"Leave an impression," says the tagline for Ballantine’s scotch whisky. On June 8, the CBI presented a bottle of Ballantine's as evidence in the Aarushi Talwar case, and it turned out that there weren't any particularly useful impressions on it.
This was the bottle the UP police had seized from the Talwars’ dining table the morning after Aarushi and the Talwars' manservant Hemraj's murders. Apparently covered with fingerprints and blood, two thirds of its contents consumed, it evoked the chilling vision of the murderer(s) swigging booze after committing a grisly crime.
But its presence was inexplicable: the CBI has admitted that while the bottle had the blood of both victims on it, the fingerprints collected from it did not match the Talwars, or any of the servants initially under suspicion for the two murders.
The CBI brought in a fingerprint expert to essentially repeat this to the special court where Aarushi's dentist parents Nupur and Rajesh Talwar are on trial for the murders.
The CBI isn't short of a theory as to why the bottle was where it was, however. Their case is built on the circumstances that suggest (according to them) the involvement of the parents, and those that suggest the innocence of intruders or servants.
Here is what the agency says in the document that forms the basis of this case, its closure report: "Presence of a scotch bottle without glasses on the dining table of Dr. Rajesh Talwar with blood of both the victims on it indicates the involvement of inmates (read parents — ed) as it was unlikely that an intruder would return to the flat to take liquor after committing two murders." [sic]
So the bottle of Ballantine's, which once had all the classic bits of hard forensic evidence on it, has, after passing through the hands of three different investigating teams been transformed into a theoretical tool. One that "indicates" what is "likely" and what is not.
The bottle of scotch was one among 36 items that were brought to court in a large cardboad box sealed by the Central Forensic Sciences Laboratory. And the fingerprint expert was one of three witnesses summoned to give statements for the prosecution.
The others were an executive engineer from the electricity department and the police photographer, Chunni Lal, who took the first pictures of the crime scene.
The engineer testified that there were no power cuts in the Talwars area through the night of the murder (15-16 May 2008). The Talwars' internet router was allegedly turned on and off several times that night, but while the CBI is sure this didn't happen because of power failures, it cannot say for certain that someone was actually flicking the switch: other "technical faults" might have been to blame.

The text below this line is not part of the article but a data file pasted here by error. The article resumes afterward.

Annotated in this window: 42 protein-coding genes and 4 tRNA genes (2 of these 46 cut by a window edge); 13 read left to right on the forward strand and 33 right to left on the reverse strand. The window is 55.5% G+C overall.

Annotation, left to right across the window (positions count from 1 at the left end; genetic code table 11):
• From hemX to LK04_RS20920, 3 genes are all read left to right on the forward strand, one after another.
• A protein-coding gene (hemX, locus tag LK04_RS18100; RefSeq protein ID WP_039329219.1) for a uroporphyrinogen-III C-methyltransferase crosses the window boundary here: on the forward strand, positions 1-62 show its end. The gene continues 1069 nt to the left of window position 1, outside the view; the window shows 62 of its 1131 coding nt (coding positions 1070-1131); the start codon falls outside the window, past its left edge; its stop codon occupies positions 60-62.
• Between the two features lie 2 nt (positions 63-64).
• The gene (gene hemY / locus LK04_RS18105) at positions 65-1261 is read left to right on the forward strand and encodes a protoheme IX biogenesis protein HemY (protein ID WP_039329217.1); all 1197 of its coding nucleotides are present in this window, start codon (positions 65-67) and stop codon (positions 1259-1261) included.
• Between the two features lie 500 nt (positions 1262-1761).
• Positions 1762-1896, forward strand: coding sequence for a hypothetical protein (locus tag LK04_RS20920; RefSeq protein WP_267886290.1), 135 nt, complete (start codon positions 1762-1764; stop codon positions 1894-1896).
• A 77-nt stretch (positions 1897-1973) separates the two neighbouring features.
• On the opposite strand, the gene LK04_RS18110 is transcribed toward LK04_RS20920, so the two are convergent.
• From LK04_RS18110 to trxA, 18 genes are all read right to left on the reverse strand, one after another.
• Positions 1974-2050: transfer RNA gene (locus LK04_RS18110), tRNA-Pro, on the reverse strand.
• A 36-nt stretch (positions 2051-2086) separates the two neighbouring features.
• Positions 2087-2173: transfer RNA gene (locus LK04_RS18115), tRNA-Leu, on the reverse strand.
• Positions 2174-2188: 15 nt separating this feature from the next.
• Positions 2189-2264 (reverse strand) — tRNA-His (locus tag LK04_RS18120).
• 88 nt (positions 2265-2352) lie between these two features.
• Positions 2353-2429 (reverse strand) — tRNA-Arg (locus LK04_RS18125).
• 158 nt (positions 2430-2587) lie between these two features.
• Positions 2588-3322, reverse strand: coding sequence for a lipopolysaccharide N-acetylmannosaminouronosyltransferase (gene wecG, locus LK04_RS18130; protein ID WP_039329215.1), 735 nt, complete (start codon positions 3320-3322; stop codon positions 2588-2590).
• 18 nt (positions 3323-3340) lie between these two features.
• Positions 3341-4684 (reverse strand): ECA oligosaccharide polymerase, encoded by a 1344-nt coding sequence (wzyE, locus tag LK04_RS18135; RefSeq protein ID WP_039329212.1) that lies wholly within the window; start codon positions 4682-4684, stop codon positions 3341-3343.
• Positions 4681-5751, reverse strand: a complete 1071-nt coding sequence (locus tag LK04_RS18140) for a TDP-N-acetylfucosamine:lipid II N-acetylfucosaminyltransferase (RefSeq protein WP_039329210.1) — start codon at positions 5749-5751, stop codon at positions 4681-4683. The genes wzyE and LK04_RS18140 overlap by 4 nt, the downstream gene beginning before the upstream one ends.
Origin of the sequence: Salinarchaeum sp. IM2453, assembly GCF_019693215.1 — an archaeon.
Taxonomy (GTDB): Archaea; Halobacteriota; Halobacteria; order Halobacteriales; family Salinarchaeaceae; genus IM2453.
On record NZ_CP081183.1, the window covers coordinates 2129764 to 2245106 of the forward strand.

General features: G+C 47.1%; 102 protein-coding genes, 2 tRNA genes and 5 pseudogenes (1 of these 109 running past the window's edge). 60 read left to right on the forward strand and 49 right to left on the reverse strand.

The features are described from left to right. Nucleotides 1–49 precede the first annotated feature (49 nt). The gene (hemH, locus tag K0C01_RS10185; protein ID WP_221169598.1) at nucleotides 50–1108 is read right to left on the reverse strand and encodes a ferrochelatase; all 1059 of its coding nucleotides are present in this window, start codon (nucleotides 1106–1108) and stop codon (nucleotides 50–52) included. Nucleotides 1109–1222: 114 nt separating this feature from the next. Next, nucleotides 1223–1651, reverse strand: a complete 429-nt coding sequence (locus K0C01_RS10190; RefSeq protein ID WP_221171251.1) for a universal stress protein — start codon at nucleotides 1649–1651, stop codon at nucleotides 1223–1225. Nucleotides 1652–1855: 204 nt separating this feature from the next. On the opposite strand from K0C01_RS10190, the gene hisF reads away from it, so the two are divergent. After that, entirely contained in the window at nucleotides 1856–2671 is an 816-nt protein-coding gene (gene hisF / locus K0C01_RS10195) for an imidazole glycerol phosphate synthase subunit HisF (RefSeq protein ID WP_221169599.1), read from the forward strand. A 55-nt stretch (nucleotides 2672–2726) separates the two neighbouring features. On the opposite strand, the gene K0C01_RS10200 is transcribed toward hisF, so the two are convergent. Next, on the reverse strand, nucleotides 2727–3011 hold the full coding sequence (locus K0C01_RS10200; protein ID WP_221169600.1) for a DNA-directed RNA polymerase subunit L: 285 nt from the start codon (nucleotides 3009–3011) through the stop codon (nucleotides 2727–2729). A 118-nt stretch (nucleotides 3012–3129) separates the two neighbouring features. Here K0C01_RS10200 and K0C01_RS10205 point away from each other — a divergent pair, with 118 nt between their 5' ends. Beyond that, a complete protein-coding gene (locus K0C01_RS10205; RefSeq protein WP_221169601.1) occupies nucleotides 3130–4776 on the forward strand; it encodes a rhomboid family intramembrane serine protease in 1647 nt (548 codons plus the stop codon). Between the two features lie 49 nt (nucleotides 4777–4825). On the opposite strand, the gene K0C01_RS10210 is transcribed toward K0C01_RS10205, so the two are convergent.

The photographer's testimony was a matter of contention. The prosecution hadn't informed the Talwars that his statement would be recorded. But it happened anyway.
The first pictures of the crime scene are relied on in the CBI's closure report. These, say the investigators, point to the "dressing" of the scene by the Talwars.
Aarushi's bed linen was undisturbed; there were blood stains on the wall, but none on the stuffed toys on her bed; her pyjamas had been pulled up. The list is almost exactly the same as in the CBI's closure report.
That, of course, is the basis for the prosecution's case. It is the reason why a magistrate felt the Talwars should stand trial, a position upheld by the Supreme Court on June 7.
But the closure report is a curious document. In murders allegedly committed with a golf club, it lists more holes in its own story (willingly or otherwise) than are to be found in all the golf courses of NOIDA.
Some of these are: there were two murder weapons, they have only one. There are no traces of Hemraj’s blood on Rajesh Talwar’s clothes; and no blood on the clothes seized from Nupur Talwar. This list goes on, and includes the mysterious fingerprints found on the bottle of Ballantine’s placed before the court today.
Who left those impressions? More on the Aarushi trial:
Currently a visiting fellow at INSEAD, France, Avirook Sen has been a journalist and writer for over 20 years. A former resident editor of Hindustan Times (Mumbai) and editor of Mid-Day, he has written with passion and insight on subjects as varied as sport and terrorism for top publications across the world. His first book, Looking for America, was published in 2010 to enthusiastic reviews. You can write to him at firstname.lastname@example.org